Chili Has No Recipe

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A long time ago, I heard an anecdote about a couple of guys who crashed a chili competition, and it changed how I think of making chili. Growing up, it was always the same recipe. Chicken chili with kidney beans, green bell peppers, lots of cumin and brown sugar. If I’m honest, I never really liked it. Beefy chili with pinto beans was more my speed. But that doesn’t truly matter when it comes to chili. Maybe it’s true, maybe it’s just a funny story, but rumor has it a couple of guys went to a chili cookoff and set up their station. They didn’t get there at the crack of dawn. They didn’t even bring ingredients. What they did was they went to all the other chili stations where they were giving away samples, brought them back, dumped them all together to cook, and supposedly won first place.

True or not, this story changed the way I think about chili. It’s not a recipe; it’s the ultimate dump dinner/clean out the fridge dinner. Cans of beans, cans of tomatoes, that half an onion left in the fridge, some jalapeños that are on their way out. You can even hide an entire head of garlic in a batch of chili if you simmer it long enough! Cook it for a couple hours, and that’s some of the best healing food for when you’re under the weather.

How I make chili: Different. Every time. And it is always delicious.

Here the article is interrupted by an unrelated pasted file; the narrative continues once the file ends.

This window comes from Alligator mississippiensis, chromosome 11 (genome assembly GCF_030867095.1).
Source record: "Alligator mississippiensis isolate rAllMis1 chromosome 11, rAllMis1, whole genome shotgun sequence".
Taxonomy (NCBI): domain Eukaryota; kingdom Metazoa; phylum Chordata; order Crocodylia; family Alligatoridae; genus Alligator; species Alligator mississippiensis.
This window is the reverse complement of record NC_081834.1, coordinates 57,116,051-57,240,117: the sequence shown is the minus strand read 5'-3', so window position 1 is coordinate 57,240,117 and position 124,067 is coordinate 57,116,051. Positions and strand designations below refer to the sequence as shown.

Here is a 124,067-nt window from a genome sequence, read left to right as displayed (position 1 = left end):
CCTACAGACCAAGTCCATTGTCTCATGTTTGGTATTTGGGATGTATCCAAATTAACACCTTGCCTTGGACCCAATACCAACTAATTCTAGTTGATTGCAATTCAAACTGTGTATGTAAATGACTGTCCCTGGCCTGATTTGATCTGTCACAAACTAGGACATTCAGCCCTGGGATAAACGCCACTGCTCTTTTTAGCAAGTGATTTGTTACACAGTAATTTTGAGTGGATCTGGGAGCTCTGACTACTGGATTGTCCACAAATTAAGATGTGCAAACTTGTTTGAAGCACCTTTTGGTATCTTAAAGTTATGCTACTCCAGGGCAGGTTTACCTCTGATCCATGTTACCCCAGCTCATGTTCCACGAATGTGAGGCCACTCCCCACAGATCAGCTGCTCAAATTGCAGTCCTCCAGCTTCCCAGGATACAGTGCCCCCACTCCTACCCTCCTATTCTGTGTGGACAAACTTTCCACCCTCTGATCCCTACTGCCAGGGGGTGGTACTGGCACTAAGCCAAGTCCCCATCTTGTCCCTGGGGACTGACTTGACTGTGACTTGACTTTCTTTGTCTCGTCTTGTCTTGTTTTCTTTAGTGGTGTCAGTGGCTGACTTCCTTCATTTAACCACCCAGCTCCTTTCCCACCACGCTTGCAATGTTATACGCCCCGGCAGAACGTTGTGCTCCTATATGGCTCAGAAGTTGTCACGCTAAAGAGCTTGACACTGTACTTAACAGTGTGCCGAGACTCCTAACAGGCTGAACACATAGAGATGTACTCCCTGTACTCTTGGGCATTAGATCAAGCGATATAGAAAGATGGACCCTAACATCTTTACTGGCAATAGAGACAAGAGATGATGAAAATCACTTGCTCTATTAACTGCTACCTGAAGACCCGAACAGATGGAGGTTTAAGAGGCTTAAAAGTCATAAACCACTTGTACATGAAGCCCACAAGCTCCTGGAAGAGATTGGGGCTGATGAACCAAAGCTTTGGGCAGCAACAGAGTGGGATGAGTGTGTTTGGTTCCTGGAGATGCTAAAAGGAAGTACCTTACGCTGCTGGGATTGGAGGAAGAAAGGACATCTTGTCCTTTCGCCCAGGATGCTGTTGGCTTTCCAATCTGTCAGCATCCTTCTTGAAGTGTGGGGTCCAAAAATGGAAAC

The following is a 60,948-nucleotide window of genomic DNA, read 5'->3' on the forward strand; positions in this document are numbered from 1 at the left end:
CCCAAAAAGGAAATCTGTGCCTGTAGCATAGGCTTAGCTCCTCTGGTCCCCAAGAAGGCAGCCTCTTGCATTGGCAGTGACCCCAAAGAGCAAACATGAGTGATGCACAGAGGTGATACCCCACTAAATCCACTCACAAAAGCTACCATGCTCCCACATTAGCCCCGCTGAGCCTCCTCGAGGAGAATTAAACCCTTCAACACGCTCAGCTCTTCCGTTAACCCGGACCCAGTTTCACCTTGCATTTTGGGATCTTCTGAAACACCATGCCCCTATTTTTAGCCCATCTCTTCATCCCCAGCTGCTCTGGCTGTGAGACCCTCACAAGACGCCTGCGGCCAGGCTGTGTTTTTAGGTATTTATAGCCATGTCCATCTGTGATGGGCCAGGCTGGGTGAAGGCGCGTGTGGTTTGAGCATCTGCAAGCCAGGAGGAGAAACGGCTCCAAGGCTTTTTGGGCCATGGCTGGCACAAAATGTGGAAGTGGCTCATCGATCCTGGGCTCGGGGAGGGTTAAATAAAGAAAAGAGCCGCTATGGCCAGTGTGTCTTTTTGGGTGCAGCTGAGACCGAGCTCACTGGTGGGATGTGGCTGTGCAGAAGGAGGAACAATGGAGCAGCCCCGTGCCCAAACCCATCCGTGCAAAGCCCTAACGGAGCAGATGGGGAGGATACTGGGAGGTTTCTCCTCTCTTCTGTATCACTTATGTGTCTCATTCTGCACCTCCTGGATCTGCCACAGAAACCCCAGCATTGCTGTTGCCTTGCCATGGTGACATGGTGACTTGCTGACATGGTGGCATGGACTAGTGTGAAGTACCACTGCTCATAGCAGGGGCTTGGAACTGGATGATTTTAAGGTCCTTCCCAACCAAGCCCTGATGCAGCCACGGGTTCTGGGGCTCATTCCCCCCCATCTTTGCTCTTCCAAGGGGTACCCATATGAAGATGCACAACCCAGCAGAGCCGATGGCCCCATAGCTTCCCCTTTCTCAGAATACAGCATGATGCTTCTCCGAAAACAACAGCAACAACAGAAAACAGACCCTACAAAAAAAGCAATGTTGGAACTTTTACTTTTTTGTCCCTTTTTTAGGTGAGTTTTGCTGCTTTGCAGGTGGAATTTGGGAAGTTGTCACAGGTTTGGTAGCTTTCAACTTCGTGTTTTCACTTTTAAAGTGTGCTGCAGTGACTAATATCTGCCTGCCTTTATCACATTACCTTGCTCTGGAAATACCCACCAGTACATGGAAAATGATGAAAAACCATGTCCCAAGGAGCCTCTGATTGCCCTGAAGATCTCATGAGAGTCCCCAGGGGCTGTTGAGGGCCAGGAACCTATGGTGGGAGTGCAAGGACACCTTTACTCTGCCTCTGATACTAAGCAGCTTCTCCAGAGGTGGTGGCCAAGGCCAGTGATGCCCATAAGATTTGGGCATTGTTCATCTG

Here’s the thing, there aren’t really any set ingredients for chili. For a while, I was a fan of a three-can dump-in-the-pan chili. A can of fire-roasted tomatoes, a can of tomatoes with chili seasonings, and a can of “ranch-style” beans. Simmer that together, and it makes a fine budget meal with plenty of flavoring. Add lots of chili powder to it, for good measure, and you can’t go wrong!

My strategy has evolved over time, but for the most part, if you have a can of beans and a can of tomatoes, you can make chili. Baked beans work. Chili beans work. Pork ‘n’ beans works. Black beans, pinto beans, all kinds of beans. It all works. Fire roasted tomatoes, stewed tomatoes, tomatoes with chili seasonings. It all works.

More is more, so because of that, for a long time I’d base my chili on a pound of ground beef and a pound of ground breakfast sausage browned together. Drain, then throw in the beans and tomatoes and go from there. If you’re going for meaty chili, why not go for all the meats?

You can sautee veggies like onions and celery and garlic at the beginning, or you can just throw it all in together. I would stick to classic chili veggies like tomatoes and peppers and aromatics, and maybe a few southwestern favorites like corn. I wouldn’t add soup veggies like spinach or broccoli. Your mileage may vary!

So you throw in the canned beans and the canned tomatoes and the canned whatever-else-you-have. Tomatoes with green chilies is a good option. Canned jalapeños diced up work well.

Add your boozy things. Vermouth that’s too old for good martinis works, beer works, white wine or red wine works, liquor works (such as a low-quality kirsch mixer that you bought eight years ago and can’t seem to make a dent in, or maybe that’s just me with that problem).

Add spices. Chili powder, cumin, paprika, turmeric, steak seasoning rub, seasoning blends, cinnamon. Whatever strikes your fancy. You can pull from the classic chili playbook, and you can pull from the curry playbook. It’s all going to meld together with the ultimate secret ingredient: Simmering.

Simmer, simmer, simmer, simmer, simmer. As long as you do that, you can get away with a lot in the chili.